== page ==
Graphic: Naveen Kumar Saini/Mint
Graphic: Naveen Kumar Saini/Mint

The positive side of Fed rate hike

It is unlikely to hurt stock markets, and based on past evidence, India will do well out of any resultant volatility

As anticipated, the US Federal Reserve raised interest rates for the first time in almost a decade, signalling that the pace of subsequent hikes will be gradual and will depend on how the economy moves forward. The central bank also raised its projection for economic growth next year from 2.3% to 2.4%, which suggests it does not think that the rate increase will affect growth. However, the Fed rate hike settles one issue—that asymmetric monetary policy across developed economies is now a hard reality.

At first glance, it is perceived that the 25 basis points (bps) hike by the Fed will widely impact stock and foreign exchange markets. One basis point is one-hundredth of a percentage point. However, evidence from the past 10 rate hikes shows stock markets reacted positively, at least on eight out of 10 occasions, for almost all the countries under consideration. It should also be noted that during this period, equity markets saw a bullish phase. Increasing risk appetite among global investors made them flock to emerging markets. It was only on two occasions that the stock markets reacted negatively.

In the case of India, the average stock market increase was 6.7%, while the exchange rate depreciated marginally against the dollar, after one month of the past 10 Fed rate hikes. There is hope this time as well that Indian markets will react positively as the current macroeconomic situation is robust enough to propel confidence among investors.

In my view, a 25 bps increase does not change the world. So, from zero, if the Fed moves to 25 bps and the European Central Bank rates are effectively (-) 30 bps, essentially we are still in a world of free money. It is not that money will suddenly become expensive. The Fed’s increases will be gradual and, if over a two-three year period, rates move to 2%, it will still mean low-cost money.

The current Fed rate hike is based on its assessment of the US economy vis-à-vis its position in 2008 (see table). Apart from the unemployment rate, none of the indicators have grown as one would have expected before the rate hike. Importantly, inflation has not picked up and has instead come to a halt in the past seven years despite three rounds of quantitative easing (QE). Hence, any further rate hike will depend on achieving this goalpost and is admitted by the Fed: “In determining the timing and size of future adjustments to the target range for the federal funds rate, the committee will assess realized and expected economic conditions relative to its objectives of maximum employment and 2% inflation."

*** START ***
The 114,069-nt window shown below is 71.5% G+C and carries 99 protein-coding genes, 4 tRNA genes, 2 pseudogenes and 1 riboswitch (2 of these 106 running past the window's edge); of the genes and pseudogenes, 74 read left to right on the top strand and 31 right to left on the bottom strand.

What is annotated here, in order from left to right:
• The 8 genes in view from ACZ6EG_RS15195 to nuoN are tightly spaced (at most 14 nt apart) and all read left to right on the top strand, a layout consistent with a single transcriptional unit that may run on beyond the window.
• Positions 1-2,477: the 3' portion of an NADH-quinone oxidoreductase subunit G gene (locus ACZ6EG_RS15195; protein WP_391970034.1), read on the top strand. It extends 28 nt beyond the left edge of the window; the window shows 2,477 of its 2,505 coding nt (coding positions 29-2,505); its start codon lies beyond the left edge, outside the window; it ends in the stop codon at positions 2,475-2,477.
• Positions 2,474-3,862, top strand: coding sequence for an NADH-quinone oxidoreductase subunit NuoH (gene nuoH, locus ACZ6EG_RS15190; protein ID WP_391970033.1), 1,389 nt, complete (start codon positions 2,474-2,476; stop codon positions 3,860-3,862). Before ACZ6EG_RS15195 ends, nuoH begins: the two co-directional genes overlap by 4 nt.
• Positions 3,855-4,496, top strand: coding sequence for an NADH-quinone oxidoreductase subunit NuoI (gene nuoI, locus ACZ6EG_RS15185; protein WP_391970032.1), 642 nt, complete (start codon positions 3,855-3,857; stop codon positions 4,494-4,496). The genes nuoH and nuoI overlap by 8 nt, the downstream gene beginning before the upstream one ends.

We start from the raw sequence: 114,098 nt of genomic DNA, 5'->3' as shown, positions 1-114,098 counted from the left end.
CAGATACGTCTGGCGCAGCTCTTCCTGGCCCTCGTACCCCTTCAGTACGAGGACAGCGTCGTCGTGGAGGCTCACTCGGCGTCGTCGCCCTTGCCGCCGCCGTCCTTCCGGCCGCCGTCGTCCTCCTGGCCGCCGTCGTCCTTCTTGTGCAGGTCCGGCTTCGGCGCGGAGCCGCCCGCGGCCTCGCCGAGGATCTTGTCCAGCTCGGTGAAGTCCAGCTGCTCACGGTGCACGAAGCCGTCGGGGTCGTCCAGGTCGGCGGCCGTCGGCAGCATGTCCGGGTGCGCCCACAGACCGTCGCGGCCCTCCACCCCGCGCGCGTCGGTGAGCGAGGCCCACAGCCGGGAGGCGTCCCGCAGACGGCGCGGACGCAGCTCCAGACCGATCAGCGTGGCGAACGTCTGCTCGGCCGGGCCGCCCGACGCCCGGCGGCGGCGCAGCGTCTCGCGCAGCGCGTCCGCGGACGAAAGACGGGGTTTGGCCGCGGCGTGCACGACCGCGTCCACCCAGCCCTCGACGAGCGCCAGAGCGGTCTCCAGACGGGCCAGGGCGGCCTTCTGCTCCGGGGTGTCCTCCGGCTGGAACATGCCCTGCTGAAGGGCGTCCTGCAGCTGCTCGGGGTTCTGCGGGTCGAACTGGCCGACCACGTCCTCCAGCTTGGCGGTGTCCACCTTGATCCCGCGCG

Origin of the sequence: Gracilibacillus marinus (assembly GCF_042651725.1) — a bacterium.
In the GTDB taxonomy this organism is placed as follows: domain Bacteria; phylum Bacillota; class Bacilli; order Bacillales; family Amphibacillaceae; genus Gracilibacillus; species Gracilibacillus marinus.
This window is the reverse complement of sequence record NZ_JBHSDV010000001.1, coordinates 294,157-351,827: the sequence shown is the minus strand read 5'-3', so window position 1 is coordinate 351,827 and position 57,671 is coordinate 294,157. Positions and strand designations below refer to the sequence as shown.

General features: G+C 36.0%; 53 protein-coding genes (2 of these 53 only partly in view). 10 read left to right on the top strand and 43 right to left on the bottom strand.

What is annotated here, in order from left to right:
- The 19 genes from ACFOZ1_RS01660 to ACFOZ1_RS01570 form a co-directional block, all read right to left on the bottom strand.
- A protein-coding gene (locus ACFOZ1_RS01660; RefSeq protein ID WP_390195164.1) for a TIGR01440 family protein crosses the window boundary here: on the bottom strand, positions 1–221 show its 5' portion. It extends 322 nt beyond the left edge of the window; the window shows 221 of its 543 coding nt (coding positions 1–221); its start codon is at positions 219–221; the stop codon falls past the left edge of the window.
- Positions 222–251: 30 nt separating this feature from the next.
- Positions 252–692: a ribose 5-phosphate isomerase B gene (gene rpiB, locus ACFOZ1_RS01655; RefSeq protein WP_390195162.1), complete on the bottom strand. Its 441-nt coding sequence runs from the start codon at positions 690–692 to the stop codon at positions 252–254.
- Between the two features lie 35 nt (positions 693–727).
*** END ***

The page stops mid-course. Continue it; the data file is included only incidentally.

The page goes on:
For the US, the immediate impact of the Fed rate hike will be felt on consumer credit, particularly credit cards and auto loans. Since 2008, consumer credit has increased at a rate of 3.7% per year, greater than the growth in US gross domestic product. The median income of the household has contracted by around 1% in the past seven years.

An important undertone in the Fed’s statement was that the rate hike was partially defensive. If rates stayed at near zero, the Fed might not have the tools to combat a recession. Thus, the Fed is confronted with the dreaded question whether deflation leads to recession. Since the US economy has now been deflating for seven years, it appears that the Fed is trying to avoid the zero-bound trap by raising the rates now, thus leaving enough room for a rate cut in the future, which will help manage the economy. It is from this vantage point alone that one can perceive a few rounds of rate hike. But emerging distress in the junk bond market in the US can spread to other parts of the financial system and can limit this ambition of rate hikes. Half of the junk bonds have exposure to the US oil sector at a time when prices have touched an 11-year low.

In terms of the wider significance of the event, the move appears largely symbolic. Till 15 December, asymmetric monetary policy was mainly influenced by swings of markets’ expectations of a US rate hike. With the European Central Bank indicating a new round of QE as well as Bank of Japan and Bank of England not changing their policy stance, divergence in monetary policy is now a reality. Any cry for joint response is a thing of the past.

In the end, the rate of growth of MSCI Emerging Markets Index, which captures trends in large and mid-cap companies across 23 emerging markets, has increased over the years, exhibiting better prospects. However, this has been accompanied by increased dispersion in emerging market returns, indicating higher uncertainty in the global financial system. The hope is that India with its better macros stands to gain from positive market volatility in the coming days.

Soumya Kanti Ghosh is chief economic advisor, State Bank of India. These are his personal views.

Comments are welcome at theirview@livemint.com

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